This one’s for you, fellow broke gamer!
The first thing that’s going to strike you if you give Boo Bunny Plague a shot is the budget price. This game sells for only $5.99, and it feels like $5.99. Make no qualms about that—this is a cheap title.
The graphics, the audio, the gameplay—all of those are exceptionally "budget" in nature. Just accept it. Because, the sooner you accept that, the sooner you might find a fun, little game that’s absolutely worth its price of entry. Oh, it’s by no means perfect, but Boo Bunny Plague kept me entertained throughout its duration, and that in and of itself makes it worth it..
The whole game takes place in a crazy world where a rabbit and robot are best friends. The rabbit escapes from an assembly line, destroys a robot T. Rex, makes friends with a yellow dude, and we’re off to the races. Boo Bunny must find an auto-repair unit in order to fix himself before time runs out… except there is no timer. That’s just in the background of the story.
The game itself is extremely simple and, for lack of a better word, barren. The environments, while varied, are large and empty, and look like something out of the Nintendo 64 or PlayStation era. In that sense, this game very much feels like a brawler from the same age: quick objectives, only one real way to hit things, and a lot of dumb enemies to slog through.
The combat is extremely repetitive. I found it best to switch to the right guitar (more on that in a second), and just move around in circles while hitting enemies again and again (and again) to defeat them. That goes for bosses, anything that shoots, anything that hits back, and everything else in between.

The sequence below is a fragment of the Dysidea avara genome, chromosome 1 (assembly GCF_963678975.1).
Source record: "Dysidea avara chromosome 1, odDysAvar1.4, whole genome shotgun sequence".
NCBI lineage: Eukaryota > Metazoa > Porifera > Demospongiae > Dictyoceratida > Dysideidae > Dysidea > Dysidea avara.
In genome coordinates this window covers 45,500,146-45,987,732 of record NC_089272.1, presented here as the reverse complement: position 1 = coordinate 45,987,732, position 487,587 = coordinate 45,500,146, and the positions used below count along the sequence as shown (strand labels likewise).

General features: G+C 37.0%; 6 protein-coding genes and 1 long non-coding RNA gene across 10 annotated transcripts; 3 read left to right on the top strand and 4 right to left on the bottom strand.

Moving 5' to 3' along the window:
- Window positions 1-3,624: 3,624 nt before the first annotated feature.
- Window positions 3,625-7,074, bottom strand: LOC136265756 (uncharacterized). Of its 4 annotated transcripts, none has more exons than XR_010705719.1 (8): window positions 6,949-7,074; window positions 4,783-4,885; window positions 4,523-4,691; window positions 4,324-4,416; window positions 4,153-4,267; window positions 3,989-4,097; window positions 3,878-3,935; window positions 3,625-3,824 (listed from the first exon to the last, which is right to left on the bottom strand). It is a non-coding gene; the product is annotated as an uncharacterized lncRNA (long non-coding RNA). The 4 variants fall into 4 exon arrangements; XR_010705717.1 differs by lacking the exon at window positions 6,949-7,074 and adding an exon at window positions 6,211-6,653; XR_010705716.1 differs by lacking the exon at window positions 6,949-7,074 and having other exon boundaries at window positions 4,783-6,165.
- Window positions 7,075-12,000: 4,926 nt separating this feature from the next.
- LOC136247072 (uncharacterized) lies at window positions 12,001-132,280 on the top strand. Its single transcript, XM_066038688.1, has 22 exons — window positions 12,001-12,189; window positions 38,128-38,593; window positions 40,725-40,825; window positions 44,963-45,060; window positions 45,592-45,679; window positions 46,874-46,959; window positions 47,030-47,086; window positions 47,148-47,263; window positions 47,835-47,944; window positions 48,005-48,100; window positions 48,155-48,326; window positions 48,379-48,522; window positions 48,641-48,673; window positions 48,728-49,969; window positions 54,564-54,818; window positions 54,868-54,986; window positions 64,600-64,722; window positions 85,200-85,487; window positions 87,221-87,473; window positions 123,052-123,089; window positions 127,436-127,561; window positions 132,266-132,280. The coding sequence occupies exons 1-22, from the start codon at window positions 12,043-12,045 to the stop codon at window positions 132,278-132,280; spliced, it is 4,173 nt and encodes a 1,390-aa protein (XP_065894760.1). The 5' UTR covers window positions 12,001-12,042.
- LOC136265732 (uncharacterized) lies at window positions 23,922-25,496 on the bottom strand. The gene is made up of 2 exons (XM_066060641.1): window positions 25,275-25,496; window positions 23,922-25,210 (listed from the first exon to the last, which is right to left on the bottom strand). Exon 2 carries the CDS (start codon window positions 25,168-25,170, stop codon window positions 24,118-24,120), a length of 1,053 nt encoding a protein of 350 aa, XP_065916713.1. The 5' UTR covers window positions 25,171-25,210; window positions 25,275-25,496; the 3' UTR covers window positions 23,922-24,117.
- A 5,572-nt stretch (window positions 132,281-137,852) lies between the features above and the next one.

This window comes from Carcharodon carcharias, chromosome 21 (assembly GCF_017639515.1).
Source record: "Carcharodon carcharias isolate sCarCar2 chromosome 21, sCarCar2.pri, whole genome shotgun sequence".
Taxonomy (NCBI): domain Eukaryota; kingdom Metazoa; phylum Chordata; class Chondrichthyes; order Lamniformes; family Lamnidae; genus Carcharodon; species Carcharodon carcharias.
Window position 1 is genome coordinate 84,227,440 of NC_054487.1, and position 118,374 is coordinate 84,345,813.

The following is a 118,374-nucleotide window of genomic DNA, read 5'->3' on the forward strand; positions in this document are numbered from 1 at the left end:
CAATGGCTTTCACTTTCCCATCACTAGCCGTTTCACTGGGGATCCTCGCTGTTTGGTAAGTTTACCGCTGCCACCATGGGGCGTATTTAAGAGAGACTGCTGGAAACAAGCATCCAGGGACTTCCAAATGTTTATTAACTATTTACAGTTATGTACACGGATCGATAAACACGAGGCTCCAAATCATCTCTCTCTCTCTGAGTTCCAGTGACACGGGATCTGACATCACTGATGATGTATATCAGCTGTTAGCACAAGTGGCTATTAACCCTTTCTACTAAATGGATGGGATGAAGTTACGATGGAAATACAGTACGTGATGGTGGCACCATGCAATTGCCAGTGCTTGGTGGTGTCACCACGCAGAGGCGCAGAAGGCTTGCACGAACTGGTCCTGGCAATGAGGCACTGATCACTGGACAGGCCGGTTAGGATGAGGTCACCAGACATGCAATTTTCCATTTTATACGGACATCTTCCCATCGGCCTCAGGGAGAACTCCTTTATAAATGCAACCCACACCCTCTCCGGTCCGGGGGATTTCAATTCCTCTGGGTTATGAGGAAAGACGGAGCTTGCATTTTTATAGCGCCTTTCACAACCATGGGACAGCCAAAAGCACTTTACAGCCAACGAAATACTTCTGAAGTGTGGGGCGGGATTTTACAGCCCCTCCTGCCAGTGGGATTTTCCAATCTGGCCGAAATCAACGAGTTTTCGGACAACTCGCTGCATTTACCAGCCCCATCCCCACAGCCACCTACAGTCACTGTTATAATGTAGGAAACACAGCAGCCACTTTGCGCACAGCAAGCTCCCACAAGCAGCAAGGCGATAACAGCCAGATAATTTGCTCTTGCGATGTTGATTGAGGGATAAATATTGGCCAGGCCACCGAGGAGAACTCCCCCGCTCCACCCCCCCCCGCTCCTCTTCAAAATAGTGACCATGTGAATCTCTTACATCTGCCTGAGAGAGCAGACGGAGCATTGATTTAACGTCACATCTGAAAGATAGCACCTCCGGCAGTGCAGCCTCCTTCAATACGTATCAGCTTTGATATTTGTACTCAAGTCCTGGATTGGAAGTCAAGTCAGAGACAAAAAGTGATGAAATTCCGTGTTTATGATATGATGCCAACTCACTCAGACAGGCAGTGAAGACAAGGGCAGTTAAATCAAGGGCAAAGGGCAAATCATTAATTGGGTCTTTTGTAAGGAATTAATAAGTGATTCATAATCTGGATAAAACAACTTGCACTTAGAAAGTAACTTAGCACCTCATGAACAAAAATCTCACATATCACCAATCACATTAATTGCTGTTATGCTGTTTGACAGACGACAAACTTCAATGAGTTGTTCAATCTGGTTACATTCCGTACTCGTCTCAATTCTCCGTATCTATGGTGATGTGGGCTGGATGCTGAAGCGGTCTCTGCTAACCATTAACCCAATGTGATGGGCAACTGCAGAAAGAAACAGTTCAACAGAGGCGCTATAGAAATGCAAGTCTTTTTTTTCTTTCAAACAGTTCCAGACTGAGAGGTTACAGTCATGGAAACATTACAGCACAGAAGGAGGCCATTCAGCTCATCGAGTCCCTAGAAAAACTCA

Each level has a few guitars hidden in it. They might be good, they might cause confusion, they might catch enemies on fire, or they might be completely useless. Whatever the case, you’re going to want to find as many guitars as possible in order to score easy achievements, deal extra damage to certain enemies, and eventually finish your quest.
I know that I’m not really selling this game that well so far, but that's because Boo Bunny Plague’s charm isn’t in how good it is mechanically, technically, or stylistically. Boo Bunny Plague works because it’s absolutely ridiculous. Every cutscene has an absurd song, sung by our hero in comically horrible fashion. There is also a constant train of terrible jokes, the kind that you probably made and laughed at in your early teens (unless you’re in your early teens now, which, hey, enjoy). The storyline itself, complete with equally silly plot beats and dance numbers, actually has enough push in it to keep you rolling through the otherwise lackluster game.
Boo Bunny Plague reminds me of how I spent my Saturdays as a kid. I’d rent a budget game on my N64, fight through it for hours, have a few laughs, and return it considering money well-spent. The kicker? Owning Boo Bunny Plague is only a few bucks more than renting a game would have been back then.
I mention this bout of nostalgia because that’s exactly why I wound up liking this game. Sure, it’s a mess. It glitched on me a few times, the design is woefully old, and the gameplay teeters towards boring. But in spite of all those issues, Boo Bunny Plague won me over. It’s a good little distraction at $5.99. If it hits $0.99 during a sale? Yeah, get it.